Robert J. Zimmer became President of the University of Chicago in July 2006, returning to the campus after four years as Provost of Brown University. Before taking that post in July, 2002, he served in a number of administrative positions at the University of Chicago , completing his service there as Vice President for Research and Argonne National Laboratory.
His other positions at Chicago included Department Chair (1991-95), Associate Provost for Research and Education (1995-98), Deputy Provost for Research (1998-2000) and Deputy Provost (2000-01).
As provost at Brown, Zimmer served as the chief academic officer and the institution's leading officer after the president. While there, he helped Brown to increase its investments and stature in faculty distinction and academic programs across the full scope of the university. He played a key role in strengthening Brown's research programs, recruiting outstanding faculty, and enhancing its graduate school and medical school. He also led an effort to enhance substantially Brown's network of academic affiliations with such institutions as the Marine Biological Laboratory at Woods Hole, Mass. ; the Rhode Island School of Design; the Trinity Repertory Theater Company; Oak Ridge National Laboratory; and the hospitals affiliated with the Brown Medical School.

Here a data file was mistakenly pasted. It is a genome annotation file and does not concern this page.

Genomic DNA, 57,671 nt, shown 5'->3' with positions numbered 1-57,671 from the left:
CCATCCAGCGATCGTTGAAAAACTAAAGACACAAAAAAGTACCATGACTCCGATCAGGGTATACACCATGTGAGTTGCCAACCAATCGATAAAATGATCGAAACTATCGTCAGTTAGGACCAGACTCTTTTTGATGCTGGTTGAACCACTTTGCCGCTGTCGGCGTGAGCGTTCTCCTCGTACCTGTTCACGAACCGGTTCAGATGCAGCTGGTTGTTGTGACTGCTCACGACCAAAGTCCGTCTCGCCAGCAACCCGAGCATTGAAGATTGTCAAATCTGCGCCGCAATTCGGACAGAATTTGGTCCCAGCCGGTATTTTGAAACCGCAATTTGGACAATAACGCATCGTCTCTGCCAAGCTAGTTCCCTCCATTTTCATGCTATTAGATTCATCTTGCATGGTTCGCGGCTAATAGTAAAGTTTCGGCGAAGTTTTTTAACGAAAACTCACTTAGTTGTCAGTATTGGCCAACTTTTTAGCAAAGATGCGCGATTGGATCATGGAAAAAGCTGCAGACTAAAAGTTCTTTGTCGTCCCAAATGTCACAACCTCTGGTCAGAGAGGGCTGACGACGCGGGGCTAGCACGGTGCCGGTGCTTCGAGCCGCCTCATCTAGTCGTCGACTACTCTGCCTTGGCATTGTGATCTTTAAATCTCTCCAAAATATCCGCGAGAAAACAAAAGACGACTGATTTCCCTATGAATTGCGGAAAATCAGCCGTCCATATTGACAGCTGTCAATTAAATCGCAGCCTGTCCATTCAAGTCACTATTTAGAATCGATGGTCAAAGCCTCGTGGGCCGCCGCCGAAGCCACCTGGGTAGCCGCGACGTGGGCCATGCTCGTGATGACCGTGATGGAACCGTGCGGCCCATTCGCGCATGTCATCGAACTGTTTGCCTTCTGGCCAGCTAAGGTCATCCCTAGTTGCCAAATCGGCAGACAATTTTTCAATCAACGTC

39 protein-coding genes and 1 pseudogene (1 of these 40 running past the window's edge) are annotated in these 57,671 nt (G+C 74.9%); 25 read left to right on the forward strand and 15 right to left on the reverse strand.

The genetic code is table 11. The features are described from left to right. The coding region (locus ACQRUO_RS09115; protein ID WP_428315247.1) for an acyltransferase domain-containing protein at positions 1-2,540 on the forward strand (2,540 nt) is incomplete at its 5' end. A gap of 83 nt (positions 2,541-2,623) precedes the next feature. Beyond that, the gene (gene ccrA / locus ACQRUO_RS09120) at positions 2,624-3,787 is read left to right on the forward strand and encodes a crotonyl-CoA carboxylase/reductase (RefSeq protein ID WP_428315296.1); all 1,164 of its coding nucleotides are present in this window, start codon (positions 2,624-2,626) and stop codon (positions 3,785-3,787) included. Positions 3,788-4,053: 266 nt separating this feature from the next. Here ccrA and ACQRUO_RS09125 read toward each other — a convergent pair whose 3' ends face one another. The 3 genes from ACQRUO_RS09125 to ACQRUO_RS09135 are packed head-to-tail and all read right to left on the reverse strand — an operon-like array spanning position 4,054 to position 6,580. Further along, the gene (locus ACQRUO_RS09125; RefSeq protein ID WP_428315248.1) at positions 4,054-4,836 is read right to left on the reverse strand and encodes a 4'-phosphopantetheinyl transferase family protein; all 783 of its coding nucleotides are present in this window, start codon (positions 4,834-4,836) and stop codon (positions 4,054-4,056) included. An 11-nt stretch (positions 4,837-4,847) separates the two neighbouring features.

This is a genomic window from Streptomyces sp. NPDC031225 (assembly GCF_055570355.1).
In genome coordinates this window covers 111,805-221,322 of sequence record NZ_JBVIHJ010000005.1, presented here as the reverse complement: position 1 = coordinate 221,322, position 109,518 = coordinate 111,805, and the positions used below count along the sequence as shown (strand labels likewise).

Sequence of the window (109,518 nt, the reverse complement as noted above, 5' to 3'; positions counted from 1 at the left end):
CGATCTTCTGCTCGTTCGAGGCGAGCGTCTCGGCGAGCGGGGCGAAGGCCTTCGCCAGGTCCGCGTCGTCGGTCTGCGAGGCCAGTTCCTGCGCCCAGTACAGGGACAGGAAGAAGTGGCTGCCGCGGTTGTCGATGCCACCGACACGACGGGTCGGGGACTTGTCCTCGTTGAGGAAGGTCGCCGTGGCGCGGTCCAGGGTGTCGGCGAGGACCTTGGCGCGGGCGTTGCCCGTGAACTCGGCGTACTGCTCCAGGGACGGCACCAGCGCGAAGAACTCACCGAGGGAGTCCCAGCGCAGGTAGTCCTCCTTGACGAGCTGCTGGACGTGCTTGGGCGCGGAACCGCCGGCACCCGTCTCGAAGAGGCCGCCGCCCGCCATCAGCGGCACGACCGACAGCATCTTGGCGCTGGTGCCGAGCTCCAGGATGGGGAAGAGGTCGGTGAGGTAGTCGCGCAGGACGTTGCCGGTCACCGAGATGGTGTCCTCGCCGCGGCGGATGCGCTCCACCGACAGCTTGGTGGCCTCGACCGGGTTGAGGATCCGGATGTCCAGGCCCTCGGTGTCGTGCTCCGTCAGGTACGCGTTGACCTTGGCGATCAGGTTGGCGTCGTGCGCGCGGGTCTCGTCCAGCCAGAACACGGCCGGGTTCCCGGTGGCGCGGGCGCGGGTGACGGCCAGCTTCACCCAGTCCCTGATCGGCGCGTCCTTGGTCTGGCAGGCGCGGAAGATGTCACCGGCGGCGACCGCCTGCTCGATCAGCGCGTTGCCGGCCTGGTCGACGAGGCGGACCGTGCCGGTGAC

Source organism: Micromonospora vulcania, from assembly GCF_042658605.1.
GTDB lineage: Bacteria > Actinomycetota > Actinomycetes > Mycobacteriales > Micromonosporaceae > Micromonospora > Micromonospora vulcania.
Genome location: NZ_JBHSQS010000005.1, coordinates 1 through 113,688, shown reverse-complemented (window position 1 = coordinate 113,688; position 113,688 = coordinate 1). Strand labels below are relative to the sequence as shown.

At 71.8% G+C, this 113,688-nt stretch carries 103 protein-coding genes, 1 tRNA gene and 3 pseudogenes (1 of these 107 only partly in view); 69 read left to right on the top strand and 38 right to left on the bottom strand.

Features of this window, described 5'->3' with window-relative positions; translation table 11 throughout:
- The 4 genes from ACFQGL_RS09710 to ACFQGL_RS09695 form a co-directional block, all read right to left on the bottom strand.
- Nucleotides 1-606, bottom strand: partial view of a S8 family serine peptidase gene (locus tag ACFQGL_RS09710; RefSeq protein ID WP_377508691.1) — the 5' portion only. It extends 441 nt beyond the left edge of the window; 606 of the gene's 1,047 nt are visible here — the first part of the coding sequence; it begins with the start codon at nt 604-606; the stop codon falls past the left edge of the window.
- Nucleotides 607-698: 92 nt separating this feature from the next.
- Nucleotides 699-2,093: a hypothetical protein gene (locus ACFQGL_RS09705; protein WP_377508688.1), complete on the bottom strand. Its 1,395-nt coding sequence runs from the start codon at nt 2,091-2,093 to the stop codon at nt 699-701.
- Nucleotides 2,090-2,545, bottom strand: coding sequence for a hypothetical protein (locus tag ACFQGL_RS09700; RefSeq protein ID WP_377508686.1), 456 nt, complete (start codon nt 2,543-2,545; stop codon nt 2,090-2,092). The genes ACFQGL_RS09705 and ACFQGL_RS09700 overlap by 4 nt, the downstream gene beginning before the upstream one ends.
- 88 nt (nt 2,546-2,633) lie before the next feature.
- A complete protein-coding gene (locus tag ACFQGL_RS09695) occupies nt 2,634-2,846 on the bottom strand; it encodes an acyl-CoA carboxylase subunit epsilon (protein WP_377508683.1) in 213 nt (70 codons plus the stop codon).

A graduate of Brandeis University (A.B., summa cum laude, 1968), Zimmer earned his graduate degrees at Harvard (A.M., mathematics, 1971; Ph.D., mathematics, 1975). He began his academic career as Assistant Professor of mathematics at the U.S. Naval Academy in 1975 and joined the University of Chicago faculty in 1977 as L.E. Dickson Instructor of Mathematics. He advanced to Associate Professor (1979) and Professor (1980), and was named Mason Professor in 1996. He also served as Professor of mathematics at the University of California Berkeley from 1981 to 1983 and held visiting positions or long-term summer appointments at universities in Europe, Australia and Israel.
The author of two books and more than 80 research articles, Zimmer's primary intellectual interests include ergodic theory, Lie groups, discrete subgroups, differential geometry, transformation groups, group representations, foliations and related questions of geometry, group theory and analysis. He has served on the editorial boards of Ergodic Theory and Dynamical Systems, Transactions of the American Mathematical Society, Geometriae Dedicata and Journal of Geometric Analysis, and is series editor of the Chicago Lectures in Mathematics Series.